You have really tried to figure out how to overcome eating, I know you have.
Frustrated by another failed attempt to stop eating too much, she sat on the end of her bed with her head in her hands. She looked up at the stack of diet books across the room and wondered if she had left any stone unturned. Surely there was hope to change but her optimism illuded her.
I’ve been there and maybe you have too. If diets books, food plans, and white-knuckling the steering wheel as you drive past your favorite food joint don’t work, what does?
While you will find a ton of resources on how to stop overeating on my blog, I thought it would be amazing to poll health and fitness experts on how they coach their clients and lives their lives overcoming overeating.
Be sure to check out their websites to gather some of the best information on the web!
The #1 Tips on How to Overcome Overeating
My #1 tip for how to overcome overeating is to strengthen your faith that it is possible to for you to change. Why is this important? If you don’t believe in your heart that change is possible for you, then you won’t take the steps necessary to change or else you will sabotage yourself. Many people don’t believe that it is possible to change because they’ve practiced the habit for so long that it has become part of their identity as in “That’s just what I do.” They may also believe that if they don’t overeat, then they will be left without comfort, feel deprived, or have to face whatever fear is driving them to overeat.
So getting free from that habit first involves taking on a new identity grounded in Christ, believing that He is able to supply every need you have, believing that change is possible for you, and being willing to go through the process building new habits to replace the old ones. Meditate on Galatians 5:22-23, which says “But the fruit of the Spirit is love, joy, peace, longsuffering, kindness, goodness, faithfulness, gentleness, self-control…” Because God’s spirit lives in you, then the seed of self-control is there too along with all the others. To grow that seed requires awareness of the potential “weeds” in your life that is preventing its growth, such as emotional triggers, situations that tempt you, social influences, or foods that are hijacking your brain.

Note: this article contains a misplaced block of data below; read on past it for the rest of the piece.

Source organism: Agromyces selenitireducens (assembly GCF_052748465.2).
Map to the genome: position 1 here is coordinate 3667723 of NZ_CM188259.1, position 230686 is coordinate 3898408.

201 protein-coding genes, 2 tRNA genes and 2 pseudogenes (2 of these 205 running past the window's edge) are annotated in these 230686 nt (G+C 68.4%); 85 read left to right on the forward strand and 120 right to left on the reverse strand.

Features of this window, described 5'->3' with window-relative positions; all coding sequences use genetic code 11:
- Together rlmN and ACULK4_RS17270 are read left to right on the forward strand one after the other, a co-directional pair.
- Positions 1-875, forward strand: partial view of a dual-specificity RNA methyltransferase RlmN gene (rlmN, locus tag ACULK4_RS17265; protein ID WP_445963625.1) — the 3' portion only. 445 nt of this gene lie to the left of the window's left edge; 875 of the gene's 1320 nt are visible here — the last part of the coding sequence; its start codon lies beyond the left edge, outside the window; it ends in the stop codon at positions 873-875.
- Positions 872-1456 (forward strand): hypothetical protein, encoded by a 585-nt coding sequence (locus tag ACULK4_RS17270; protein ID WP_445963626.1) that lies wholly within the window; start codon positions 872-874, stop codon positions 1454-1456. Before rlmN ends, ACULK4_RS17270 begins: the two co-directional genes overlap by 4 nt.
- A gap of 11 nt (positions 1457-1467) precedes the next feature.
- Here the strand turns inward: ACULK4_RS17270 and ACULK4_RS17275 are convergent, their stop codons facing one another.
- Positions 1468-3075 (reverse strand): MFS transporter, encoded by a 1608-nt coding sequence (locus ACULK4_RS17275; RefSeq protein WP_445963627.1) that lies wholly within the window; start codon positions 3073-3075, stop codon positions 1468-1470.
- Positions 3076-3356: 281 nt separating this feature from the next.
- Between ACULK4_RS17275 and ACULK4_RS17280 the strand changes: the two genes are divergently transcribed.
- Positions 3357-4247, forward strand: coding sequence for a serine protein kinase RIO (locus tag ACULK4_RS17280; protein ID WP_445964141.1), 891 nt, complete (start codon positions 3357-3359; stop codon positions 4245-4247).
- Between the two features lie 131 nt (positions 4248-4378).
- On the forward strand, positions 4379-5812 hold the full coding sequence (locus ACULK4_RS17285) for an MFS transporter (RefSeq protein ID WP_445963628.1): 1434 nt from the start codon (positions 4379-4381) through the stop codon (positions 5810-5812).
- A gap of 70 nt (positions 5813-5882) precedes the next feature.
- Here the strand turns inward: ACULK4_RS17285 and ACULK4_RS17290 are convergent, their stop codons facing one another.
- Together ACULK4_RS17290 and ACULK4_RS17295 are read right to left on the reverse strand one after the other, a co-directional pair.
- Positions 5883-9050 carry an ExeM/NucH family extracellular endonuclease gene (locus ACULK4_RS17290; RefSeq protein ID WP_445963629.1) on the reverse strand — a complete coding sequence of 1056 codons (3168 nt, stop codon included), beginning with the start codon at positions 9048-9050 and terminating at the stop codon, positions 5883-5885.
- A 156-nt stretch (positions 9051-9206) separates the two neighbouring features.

– Kimberly Taylor, Writer & Founder of Take Back Your Temple.
I work with my clients in portion control following the hand, fist, and thumb rules, but ultimately overeating often deals with emotional and mental ties. The first step is making a note of every time you either overeat or want to overeat. What is going on when that happens? How do you feel (stressed, upset, insecure, not good enough)? Identifying the triggers will help cut it off at the source first and then you can begin work with lifestyle change.
– Michelle Makela-Belo, Personal Trainer & Founder of Cr3ation Fitness.
I would invite someone who’s struggling with overeating to take a look at how she may be restricting or depriving herself throughout the day. When we place limits on WHEN we can eat, HOW MUCH we can eat, or WHAT we can eat, we are taking care of ourselves in the best way that we know how– We believe that rules and plans will bring peace and control to our lives. But instead, we are creating the perfect environment for feeling out of control around food.
Restricting our food is not a solution to how to overcome overeating, it causes it. For example, have you ever told yourself that today you are not going to have a cookie with lunch, but then you find yourself eating a whole row of cookies later in the afternoon? Or perhaps you do eat the cookie with your meal, but the ensuing guilt results in “oh well, I’ve blown it” thinking, and so you overeat throughout the rest of the day with the promise of doing better tomorrow.
Instead of depriving yourself, let yourself feel full and satisfied with your meal. Give yourself full and unconditional permission to eat. You can do this by asking yourself, “What am I truly hungry for and can I allow myself to have that?” This type of thinking develops our self-trust. And self-trust, not the restriction, leads to less overeating and more pease with food.
– Lisa Kam, Intuitive Eating & Wellness Coach at LisaKam.com.
If we ate some of the good stuff first (veggies high in fiber or fruit high in fiber) our bellies would fill-up and the nutrients in the food would feed our blood, brain, and organs. Then we would not eat as much of the junk. Hence, I say, not as much… It takes time to break habits and incorporate more foods that will help break those cycles. I started with a fruit and veggie smoothie in the morning to begin my journey of eating more fruits and veggies. You have to start somewhere! No need to overhaul…just start by making one changing and making it count.